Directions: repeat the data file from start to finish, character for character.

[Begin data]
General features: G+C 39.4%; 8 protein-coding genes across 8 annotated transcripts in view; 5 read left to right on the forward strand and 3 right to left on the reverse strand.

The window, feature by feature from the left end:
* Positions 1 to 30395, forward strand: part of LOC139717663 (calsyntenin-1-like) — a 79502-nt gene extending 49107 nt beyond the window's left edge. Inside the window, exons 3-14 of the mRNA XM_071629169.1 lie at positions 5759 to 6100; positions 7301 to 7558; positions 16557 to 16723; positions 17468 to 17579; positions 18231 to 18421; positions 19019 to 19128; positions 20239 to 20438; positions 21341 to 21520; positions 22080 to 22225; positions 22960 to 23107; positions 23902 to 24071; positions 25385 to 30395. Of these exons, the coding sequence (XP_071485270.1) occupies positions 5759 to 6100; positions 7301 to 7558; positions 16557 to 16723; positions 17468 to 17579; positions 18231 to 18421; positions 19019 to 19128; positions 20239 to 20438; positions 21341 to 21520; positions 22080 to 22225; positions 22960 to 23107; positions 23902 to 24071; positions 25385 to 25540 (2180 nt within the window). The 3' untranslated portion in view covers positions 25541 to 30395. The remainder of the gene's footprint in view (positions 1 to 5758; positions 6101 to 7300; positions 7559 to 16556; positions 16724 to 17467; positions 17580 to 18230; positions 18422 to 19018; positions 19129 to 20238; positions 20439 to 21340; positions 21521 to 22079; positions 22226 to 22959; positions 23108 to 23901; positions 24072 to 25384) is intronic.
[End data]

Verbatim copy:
General features: G+C 39.4%; 8 protein-coding genes across 8 annotated transcripts in view; 5 read left to right on the forward strand and 3 right to left on the reverse strand.

The window, feature by feature from the left end:
* Positions 1 to 30395, forward strand: part of LOC139717663 (calsyntenin-1-like) — a 79502-nt gene extending 49107 nt beyond the window's left edge. Inside the window, exons 3-14 of the mRNA XM_071629169.1 lie at positions 5759 to 6100; positions 7301 to 7558; positions 16557 to 16723; positions 17468 to 17579; positions 18231 to 18421; positions 19019 to 19128; positions 20239 to 20438; positions 21341 to 21520; positions 22080 to 22225; positions 22960 to 23107; positions 23902 to 24071; positions 25385 to 30395. Of these exons, the coding sequence (XP_071485270.1) occupies positions 5759 to 6100; positions 7301 to 7558; positions 16557 to 16723; positions 17468 to 17579; positions 18231 to 18421; positions 19019 to 19128; positions 20239 to 20438; positions 21341 to 21520; positions 22080 to 22225; positions 22960 to 23107; positions 23902 to 24071; positions 25385 to 25540 (2180 nt within the window). The 3' untranslated portion in view covers positions 25541 to 30395. The remainder of the gene's footprint in view (positions 1 to 5758; positions 6101 to 7300; positions 7559 to 16556; positions 16724 to 17467; positions 17580 to 18230; positions 18422 to 19018; positions 19129 to 20238; positions 20439 to 21340; positions 21521 to 22079; positions 22226 to 22959; positions 23108 to 23901; positions 24072 to 25384) is intronic.